We all go through life wondering where we’re going in it. We always question our life choices; whether we’re actually living or just simply going through the motions. A lot of filmmakers have tackled these particular themes of directionless and lost souls just drifting. In his own specific way, renowned Taiwanese filmmaker Hou Hsiao-Hsien has done just that with his misunderstood but no less hypnotic 2001 tale Millennium Mambo.
Vicky (an impossibly beautiful Shu Qi) simply wanders through her life while the vast metropolis of Taipei seems to literally swallow her up. To make matters even more doubtful, she’s trapped in a pointless relationship with her awful DJ boyfriend Hao-Hao, and a nonchalant job as a bar hostess. When she actually escapes Hao-Hao, she ends up in the arms of Jack, a sensitive but criminal gangster, but even this newfound sort-of romance ends up going nowhere, which leaves Vicky’s future even bleaker than it already has been.
On the surface, the film seems redundant and a little distant from Vicky, but if you’re willing to go deeper into it, you may find yourself connecting with her because in this world there are people who just like her, who go through one worthless situation after another until they find themselves in the crossroads of their lives and wondering if they’re ever going to out of the slumps they may have created for themselves. Honestly, I feel the same way about my own life, so I actually connected to Vicky and her vanished nonexistence.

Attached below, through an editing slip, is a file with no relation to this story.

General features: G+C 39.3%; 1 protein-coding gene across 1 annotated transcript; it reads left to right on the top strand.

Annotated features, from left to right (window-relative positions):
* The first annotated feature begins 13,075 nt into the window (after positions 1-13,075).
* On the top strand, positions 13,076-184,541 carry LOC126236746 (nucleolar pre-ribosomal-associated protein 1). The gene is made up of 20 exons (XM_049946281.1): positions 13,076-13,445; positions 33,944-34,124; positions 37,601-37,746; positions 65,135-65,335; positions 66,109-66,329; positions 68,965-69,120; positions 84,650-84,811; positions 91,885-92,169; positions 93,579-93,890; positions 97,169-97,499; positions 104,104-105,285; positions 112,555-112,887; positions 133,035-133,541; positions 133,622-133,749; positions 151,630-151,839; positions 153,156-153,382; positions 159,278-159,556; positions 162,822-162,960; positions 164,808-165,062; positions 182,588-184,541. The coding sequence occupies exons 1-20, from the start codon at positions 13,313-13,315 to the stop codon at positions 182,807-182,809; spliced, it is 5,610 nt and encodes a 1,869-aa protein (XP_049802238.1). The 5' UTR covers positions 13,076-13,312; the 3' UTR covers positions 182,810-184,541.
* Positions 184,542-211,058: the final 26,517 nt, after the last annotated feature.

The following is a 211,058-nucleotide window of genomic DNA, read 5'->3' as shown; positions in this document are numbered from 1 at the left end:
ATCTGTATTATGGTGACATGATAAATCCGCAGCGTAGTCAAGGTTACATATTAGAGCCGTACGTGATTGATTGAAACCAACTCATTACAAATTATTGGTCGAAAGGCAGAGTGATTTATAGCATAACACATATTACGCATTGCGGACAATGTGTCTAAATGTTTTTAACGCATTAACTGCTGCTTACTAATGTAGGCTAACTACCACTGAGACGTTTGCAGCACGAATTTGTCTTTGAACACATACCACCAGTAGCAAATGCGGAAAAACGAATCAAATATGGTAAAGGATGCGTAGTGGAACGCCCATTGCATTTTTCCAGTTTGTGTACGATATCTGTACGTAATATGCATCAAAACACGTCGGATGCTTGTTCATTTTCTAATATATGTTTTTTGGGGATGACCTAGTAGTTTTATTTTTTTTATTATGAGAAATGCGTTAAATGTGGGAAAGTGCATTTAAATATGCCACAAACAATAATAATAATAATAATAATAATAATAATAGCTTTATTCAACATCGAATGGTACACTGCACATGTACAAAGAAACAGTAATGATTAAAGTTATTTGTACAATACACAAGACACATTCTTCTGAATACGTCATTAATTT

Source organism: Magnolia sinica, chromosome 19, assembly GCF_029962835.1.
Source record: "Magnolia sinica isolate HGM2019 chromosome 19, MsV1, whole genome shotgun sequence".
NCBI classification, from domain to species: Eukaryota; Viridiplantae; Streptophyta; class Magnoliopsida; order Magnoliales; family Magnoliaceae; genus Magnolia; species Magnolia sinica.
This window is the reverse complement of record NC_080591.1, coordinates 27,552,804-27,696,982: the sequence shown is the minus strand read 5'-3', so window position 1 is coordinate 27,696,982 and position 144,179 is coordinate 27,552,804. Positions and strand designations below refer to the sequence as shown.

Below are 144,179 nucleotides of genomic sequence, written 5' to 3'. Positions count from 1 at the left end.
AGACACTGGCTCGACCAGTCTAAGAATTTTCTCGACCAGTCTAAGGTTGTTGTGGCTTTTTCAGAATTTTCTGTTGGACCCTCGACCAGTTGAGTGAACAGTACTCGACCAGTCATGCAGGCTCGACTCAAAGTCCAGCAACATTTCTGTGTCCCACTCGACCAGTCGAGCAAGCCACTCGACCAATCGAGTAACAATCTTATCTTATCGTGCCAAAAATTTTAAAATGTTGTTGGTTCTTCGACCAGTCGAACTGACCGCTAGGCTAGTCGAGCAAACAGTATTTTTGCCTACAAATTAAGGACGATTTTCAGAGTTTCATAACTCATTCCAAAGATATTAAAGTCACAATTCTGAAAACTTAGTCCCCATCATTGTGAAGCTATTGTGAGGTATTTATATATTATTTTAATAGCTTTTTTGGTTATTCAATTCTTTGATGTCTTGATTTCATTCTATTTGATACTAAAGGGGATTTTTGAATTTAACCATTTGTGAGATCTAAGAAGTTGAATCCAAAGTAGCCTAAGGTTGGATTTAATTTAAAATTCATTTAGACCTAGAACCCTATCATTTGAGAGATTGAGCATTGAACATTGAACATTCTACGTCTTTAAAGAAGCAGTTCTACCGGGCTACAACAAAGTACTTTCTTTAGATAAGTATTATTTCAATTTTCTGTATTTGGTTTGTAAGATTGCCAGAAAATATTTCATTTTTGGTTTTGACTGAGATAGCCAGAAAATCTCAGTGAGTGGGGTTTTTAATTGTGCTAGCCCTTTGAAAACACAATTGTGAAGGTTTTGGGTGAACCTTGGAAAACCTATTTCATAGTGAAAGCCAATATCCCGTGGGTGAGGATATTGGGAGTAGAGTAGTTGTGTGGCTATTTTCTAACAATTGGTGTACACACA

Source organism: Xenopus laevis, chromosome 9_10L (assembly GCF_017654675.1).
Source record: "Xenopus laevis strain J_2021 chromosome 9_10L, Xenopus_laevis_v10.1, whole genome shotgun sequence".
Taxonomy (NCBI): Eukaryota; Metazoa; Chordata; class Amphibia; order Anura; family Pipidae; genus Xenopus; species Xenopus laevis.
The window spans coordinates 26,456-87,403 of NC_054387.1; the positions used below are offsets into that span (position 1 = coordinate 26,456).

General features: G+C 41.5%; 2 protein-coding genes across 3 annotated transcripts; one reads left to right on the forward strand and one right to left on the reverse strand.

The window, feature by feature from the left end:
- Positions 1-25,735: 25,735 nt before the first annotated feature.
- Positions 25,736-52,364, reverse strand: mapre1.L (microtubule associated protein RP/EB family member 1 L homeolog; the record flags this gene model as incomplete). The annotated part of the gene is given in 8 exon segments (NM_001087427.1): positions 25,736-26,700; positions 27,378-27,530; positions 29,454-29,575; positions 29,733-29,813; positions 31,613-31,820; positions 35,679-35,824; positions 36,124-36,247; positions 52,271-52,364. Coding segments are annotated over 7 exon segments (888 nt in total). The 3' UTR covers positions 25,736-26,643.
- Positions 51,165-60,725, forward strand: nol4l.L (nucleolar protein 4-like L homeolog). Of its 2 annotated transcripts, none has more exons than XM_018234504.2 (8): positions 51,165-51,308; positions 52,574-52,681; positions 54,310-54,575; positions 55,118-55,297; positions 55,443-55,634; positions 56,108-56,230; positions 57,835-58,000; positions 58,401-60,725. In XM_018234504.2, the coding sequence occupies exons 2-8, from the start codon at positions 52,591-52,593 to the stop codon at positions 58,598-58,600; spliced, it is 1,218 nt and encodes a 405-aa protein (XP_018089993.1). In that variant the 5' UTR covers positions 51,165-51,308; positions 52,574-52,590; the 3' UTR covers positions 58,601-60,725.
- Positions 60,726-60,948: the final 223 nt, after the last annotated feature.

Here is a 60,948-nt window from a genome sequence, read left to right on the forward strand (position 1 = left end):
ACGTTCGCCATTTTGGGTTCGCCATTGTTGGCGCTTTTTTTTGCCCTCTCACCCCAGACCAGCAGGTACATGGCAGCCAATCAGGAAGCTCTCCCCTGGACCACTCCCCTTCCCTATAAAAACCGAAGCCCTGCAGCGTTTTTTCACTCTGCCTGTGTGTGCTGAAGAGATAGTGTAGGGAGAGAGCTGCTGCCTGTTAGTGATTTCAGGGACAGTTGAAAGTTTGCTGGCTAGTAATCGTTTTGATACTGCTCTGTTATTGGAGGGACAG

This is considered to be a minor Hsiao-Hsien film, but I bet there might be film buffs who actually gravitate towards it, especially because of Shu Qi, whose beauty and immense appeal is evident right from the start, including the rather famous opening scene where she journeys down an empty skywalk, hair blowing with vigor and her lit cigarette (which she always has throughout the film). This is actually the only time in her character’s life where she’s free.
If you give Millennium Mambo a chance, I think you’ll probably find a lot to admire about it. It’s not a completely flawless watch, but it’s a lyrical and subtle film about complicated youth and the often-meaningless troubles they put their lives through.
Special features from Kino Lorber’s new Blu-ray include a re-release trailer; a video essay by film critics Adrian Martin and Cristina Alvarez Lopez; and commentary by Rolling Stone film critic K. Austin Collins.